Not only does Jim have to lie, he has to go through a process where he is trying to think how a truthful person might respond. Then he has to choose how to answer it to sound believable. A truthful person, with nothing to hide, does not have to go through that same process.

So, with this first question, Eddy – who did not take the money and has no idea who did – responds with an honest explanation of what he knows and why he was asked into the room. He easily responds, “Sure, there’s an investigation going on about the money that was stolen from Lucy’s bag today.” Truthful people may use an accurate description of what they know. They often use words like steal and theft. They are more open and have nothing to hide. The question does not pose a threat. Eddy has no reason to overthink the question or the response and the answer flows. He also uses words that reflect his understanding that the money was stolen.

Now let us compare that with what happens when Jim is asked the same question. Glancing away for a moment, he answers, “Umm, yeah, apparently Lucy is missing some money or something.” First there was a pause, and umm. Not a sign of deception on its own, but when we are analysing behaviour to assess honesty, response delay, pauses and verbal fillers like umms are things we listen out for.

Jim also said in his response “apparently Lucy is missing some money or something”. He uses the word apparently, when he knows full well there is no doubt as to what happened. He also said that Lucy is “missing” some money. That is language that leads toward blaming Lucy rather than the acknowledgement that someone stole it. He uses softer language about the incident. He also tagged on the end “or something” in an effort to keep things vague and distance himself from revealing he has any knowledge of what happened.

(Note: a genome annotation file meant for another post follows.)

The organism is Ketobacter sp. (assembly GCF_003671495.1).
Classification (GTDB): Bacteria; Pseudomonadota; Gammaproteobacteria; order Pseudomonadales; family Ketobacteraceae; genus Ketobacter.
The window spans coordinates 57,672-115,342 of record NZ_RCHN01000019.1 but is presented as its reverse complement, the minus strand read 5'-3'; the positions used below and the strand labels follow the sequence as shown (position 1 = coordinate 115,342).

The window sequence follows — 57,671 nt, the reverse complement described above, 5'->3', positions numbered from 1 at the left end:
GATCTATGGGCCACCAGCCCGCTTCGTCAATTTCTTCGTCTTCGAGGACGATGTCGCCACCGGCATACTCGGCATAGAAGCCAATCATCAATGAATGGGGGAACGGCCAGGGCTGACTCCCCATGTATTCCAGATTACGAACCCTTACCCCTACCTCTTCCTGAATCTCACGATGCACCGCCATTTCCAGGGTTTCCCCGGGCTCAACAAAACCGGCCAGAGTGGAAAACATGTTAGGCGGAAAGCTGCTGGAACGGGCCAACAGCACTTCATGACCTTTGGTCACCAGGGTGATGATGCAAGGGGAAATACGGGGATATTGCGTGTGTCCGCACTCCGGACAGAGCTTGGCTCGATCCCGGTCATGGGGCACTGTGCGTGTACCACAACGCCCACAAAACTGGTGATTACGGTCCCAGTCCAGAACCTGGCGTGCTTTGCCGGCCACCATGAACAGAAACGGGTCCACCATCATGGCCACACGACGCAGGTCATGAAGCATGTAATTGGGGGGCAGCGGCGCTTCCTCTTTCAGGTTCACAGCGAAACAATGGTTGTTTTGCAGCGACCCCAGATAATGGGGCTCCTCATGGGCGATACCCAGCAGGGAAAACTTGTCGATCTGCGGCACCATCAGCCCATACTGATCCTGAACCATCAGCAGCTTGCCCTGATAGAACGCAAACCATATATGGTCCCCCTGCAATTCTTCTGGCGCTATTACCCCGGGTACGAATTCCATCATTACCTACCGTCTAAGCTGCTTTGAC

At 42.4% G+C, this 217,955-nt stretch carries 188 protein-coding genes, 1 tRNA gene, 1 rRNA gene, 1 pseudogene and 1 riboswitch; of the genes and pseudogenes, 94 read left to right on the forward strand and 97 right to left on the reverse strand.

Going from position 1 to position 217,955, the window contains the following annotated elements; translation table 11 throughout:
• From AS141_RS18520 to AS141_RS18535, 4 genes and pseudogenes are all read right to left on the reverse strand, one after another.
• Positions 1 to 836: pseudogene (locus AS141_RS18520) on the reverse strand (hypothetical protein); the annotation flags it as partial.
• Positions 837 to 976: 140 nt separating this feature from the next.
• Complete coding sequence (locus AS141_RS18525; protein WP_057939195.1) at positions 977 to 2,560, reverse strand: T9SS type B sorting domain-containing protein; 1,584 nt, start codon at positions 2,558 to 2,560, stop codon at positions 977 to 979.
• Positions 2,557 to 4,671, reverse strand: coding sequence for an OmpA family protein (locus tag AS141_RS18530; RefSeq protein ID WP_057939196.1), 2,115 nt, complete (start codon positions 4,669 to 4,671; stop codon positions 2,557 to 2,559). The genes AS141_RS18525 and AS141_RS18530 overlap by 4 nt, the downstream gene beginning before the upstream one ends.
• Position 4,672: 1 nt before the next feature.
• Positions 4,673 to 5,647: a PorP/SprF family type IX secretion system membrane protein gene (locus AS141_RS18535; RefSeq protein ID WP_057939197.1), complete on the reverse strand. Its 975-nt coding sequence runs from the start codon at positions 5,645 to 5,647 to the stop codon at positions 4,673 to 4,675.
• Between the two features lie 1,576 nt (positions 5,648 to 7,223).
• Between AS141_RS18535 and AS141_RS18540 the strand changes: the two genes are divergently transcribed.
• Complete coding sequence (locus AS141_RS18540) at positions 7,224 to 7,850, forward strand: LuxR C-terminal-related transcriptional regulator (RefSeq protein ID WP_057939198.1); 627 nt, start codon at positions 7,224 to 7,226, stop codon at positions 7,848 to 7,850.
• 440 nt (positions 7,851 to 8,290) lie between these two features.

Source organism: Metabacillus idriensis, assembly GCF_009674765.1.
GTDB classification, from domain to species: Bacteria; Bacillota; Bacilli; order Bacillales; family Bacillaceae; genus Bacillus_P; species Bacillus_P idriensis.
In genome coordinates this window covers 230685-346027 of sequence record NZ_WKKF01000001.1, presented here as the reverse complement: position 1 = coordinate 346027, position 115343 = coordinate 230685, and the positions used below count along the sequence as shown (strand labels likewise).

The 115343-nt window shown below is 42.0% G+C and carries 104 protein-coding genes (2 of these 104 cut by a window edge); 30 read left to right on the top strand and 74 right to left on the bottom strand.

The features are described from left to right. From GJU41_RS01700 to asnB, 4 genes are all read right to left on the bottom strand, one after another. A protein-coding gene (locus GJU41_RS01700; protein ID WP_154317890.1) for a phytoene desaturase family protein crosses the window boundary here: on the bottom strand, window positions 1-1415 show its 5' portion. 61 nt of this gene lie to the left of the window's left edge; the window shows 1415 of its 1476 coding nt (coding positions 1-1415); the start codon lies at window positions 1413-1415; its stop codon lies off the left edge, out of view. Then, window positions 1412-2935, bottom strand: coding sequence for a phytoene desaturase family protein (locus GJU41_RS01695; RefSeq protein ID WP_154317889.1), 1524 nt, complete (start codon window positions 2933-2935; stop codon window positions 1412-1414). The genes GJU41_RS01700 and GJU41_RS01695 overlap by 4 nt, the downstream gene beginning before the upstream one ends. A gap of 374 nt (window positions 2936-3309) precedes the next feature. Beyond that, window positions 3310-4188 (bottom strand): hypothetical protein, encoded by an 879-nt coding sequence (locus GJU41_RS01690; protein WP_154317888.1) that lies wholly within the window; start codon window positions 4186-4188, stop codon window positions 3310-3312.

Deceptive people are more likely to be vague and evasive; they may claim not to know why. They may use words like ‘apparently’, ‘from what I was told’, ‘something went missing – or was taken’.

There is a significant difference between the ways that Jim and Eddy responded. Not everyone will answer the questions exactly like this. But people are often surprised how close to the text book the responses are when used in the real world. They do work! After your very first question, you are already able to notice an initial difference in the responses of the two men.

In any scenario where you are assessing truthfulness or otherwise, you need to resist the temptation to jump too quickly into concluding that you KNOW for sure who is guilty or who was involved with only a little bit of information or a ‘hunch’.

Join me again in the next edition of Security Solutions Magazine for Part 2 of this article, where I will share five more incredibly powerful questions to help you uncover a liar!

Elly Johnson is the Founder and Managing Director of TruthAbility, an organisation that for almost two decades has specialised in providing a unique mix of programs, workshops and seminars designed to help people reduce the risk associated with harmful deception, fraudulent behaviour, and hidden truth.